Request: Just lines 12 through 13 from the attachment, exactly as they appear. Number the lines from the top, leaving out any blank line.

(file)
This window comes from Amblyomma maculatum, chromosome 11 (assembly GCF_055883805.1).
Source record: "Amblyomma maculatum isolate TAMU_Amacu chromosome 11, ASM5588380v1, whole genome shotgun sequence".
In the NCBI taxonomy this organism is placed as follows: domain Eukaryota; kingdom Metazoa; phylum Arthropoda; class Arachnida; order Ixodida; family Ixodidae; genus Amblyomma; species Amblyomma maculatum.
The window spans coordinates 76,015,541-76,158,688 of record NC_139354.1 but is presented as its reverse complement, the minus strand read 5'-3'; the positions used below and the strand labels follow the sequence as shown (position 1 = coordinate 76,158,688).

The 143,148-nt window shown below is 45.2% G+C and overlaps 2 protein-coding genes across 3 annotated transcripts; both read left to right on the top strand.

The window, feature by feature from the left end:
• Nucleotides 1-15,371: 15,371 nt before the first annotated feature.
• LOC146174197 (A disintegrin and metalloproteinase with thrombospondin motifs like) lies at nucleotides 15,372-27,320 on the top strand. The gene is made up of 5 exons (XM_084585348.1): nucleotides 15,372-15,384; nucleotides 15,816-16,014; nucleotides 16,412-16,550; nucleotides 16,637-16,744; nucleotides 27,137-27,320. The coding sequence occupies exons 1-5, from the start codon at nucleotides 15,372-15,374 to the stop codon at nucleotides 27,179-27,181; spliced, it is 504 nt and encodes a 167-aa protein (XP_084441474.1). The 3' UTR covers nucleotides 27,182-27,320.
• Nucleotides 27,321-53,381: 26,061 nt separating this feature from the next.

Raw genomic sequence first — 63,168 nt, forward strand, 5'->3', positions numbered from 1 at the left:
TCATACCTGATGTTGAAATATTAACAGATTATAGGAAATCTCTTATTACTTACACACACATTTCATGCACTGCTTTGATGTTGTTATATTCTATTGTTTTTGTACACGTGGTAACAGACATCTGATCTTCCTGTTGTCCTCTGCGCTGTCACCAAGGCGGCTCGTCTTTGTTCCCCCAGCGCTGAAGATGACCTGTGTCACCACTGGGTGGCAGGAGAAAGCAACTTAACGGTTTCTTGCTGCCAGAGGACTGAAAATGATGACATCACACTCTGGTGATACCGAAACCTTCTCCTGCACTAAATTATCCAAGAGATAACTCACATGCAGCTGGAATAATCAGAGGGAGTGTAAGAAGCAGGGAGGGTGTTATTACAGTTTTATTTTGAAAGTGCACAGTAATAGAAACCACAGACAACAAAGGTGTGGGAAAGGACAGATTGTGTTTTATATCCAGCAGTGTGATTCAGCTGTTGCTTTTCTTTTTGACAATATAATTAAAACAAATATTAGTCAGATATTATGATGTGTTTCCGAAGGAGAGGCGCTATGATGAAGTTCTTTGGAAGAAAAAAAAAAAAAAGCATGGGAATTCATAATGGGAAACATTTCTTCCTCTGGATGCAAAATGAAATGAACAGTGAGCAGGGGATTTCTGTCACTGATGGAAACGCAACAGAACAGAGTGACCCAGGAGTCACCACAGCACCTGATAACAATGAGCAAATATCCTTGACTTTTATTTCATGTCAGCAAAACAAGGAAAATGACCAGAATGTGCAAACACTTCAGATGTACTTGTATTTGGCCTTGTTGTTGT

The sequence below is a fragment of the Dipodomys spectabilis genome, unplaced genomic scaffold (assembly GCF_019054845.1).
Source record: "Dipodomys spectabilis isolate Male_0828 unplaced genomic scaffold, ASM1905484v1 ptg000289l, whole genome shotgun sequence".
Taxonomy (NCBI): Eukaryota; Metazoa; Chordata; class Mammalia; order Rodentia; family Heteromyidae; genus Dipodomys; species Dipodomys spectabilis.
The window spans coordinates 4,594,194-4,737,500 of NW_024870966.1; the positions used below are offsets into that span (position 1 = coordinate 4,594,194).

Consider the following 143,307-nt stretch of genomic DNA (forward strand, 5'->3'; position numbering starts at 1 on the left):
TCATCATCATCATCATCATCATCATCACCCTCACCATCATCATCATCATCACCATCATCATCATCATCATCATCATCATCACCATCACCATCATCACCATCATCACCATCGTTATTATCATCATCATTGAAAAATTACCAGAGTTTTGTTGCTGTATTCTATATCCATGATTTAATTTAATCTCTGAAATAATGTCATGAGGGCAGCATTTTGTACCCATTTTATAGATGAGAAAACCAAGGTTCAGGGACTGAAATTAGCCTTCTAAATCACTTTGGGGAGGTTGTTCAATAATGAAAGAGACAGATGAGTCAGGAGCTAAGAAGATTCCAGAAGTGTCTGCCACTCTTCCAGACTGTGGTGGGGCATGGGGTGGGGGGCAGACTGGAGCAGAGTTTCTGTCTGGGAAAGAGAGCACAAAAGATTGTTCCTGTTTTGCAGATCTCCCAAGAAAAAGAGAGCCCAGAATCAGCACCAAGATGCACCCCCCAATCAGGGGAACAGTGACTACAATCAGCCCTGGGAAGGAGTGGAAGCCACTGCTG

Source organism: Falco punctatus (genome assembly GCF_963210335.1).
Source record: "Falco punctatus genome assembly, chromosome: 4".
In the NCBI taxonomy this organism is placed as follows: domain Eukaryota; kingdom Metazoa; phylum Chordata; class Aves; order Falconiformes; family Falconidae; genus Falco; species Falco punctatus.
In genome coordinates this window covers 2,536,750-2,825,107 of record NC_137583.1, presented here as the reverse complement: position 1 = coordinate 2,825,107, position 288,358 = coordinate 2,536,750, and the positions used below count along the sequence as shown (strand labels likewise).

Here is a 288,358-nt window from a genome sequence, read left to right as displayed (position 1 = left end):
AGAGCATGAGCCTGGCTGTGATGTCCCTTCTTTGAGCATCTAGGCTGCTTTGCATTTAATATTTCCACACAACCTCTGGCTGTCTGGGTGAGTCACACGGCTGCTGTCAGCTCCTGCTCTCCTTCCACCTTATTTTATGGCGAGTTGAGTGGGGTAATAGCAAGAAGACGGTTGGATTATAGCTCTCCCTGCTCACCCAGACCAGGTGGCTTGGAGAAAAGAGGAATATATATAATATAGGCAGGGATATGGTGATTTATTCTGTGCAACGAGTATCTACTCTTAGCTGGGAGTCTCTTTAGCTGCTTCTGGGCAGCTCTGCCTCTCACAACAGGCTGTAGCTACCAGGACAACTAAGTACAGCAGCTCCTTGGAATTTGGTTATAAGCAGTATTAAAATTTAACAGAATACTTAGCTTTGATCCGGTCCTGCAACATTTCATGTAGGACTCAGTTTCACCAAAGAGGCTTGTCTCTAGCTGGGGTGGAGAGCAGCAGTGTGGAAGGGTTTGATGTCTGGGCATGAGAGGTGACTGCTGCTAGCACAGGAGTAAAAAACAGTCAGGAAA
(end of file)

The sequence below is a fragment of the Dipodomys spectabilis genome, unplaced genomic scaffold (assembly GCF_019054845.1).
Source record: "Dipodomys spectabilis isolate Male_0828 unplaced genomic scaffold, ASM1905484v1 ptg000289l, whole genome shotgun sequence".